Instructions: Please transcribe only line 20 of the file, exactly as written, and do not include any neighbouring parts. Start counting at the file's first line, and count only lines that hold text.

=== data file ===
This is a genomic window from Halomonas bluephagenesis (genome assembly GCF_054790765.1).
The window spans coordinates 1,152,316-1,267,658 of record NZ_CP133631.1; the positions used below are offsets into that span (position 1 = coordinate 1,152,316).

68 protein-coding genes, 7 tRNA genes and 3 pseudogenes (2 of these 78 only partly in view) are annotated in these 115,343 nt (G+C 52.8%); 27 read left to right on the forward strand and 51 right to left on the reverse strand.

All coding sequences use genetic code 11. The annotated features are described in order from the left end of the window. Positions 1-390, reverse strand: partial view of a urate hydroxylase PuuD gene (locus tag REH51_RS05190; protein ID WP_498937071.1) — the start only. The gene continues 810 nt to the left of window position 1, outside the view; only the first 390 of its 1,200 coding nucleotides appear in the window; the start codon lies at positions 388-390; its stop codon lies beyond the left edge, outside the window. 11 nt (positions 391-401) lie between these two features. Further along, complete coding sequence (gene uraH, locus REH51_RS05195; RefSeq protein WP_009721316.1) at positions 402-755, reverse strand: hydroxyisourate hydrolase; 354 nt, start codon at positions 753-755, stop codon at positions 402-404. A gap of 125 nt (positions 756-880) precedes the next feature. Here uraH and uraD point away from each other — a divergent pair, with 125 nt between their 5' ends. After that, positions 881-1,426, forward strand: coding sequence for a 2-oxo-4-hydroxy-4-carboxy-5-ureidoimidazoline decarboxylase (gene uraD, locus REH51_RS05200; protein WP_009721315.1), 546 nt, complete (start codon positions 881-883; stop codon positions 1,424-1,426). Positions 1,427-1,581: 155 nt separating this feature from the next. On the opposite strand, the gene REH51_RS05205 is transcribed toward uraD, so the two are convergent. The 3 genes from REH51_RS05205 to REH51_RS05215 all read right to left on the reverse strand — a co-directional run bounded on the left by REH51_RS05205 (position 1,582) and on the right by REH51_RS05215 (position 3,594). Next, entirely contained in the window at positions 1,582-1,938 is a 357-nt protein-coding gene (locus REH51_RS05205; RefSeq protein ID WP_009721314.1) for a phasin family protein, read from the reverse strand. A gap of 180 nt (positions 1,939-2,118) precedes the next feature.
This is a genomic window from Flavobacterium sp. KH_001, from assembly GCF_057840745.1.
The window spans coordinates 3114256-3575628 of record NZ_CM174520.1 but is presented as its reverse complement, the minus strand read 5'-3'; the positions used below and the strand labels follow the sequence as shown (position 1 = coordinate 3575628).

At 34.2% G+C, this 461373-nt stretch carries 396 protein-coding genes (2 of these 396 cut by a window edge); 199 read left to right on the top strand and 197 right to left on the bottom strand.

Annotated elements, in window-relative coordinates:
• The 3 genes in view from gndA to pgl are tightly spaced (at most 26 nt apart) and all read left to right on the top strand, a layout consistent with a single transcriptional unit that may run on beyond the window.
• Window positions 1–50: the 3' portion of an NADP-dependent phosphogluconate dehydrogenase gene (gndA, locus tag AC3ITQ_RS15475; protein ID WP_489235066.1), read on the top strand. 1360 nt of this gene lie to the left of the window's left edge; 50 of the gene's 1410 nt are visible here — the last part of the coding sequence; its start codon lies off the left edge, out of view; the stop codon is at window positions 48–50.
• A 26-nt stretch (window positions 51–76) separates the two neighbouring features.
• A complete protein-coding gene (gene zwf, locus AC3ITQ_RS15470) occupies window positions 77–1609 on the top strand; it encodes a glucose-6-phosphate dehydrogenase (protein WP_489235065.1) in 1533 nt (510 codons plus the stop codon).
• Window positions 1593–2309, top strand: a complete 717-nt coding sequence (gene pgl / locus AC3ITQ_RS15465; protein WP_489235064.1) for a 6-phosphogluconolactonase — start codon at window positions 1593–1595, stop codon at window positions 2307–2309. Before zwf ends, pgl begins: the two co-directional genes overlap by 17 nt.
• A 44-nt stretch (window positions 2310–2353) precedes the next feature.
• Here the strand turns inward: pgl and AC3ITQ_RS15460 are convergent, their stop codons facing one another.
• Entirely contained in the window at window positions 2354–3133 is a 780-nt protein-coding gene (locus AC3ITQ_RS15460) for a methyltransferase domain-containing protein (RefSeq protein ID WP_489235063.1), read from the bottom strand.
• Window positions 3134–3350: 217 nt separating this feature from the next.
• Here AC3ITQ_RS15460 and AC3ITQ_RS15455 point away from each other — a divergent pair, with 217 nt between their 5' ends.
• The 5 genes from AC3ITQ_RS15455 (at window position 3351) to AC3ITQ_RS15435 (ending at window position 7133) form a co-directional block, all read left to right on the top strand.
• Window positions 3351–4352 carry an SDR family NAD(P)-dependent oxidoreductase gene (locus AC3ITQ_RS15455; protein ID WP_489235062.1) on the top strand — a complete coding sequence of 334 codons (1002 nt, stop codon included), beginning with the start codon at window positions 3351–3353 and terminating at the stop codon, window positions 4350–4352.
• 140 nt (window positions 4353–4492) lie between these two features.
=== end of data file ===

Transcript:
• Window positions 3351–4352 carry an SDR family NAD(P)-dependent oxidoreductase gene (locus AC3ITQ_RS15455; protein ID WP_489235062.1) on the top strand — a complete coding sequence of 334 codons (1002 nt, stop codon included), beginning with the start codon at window positions 3351–3353 and terminating at the stop codon, window positions 4350–4352.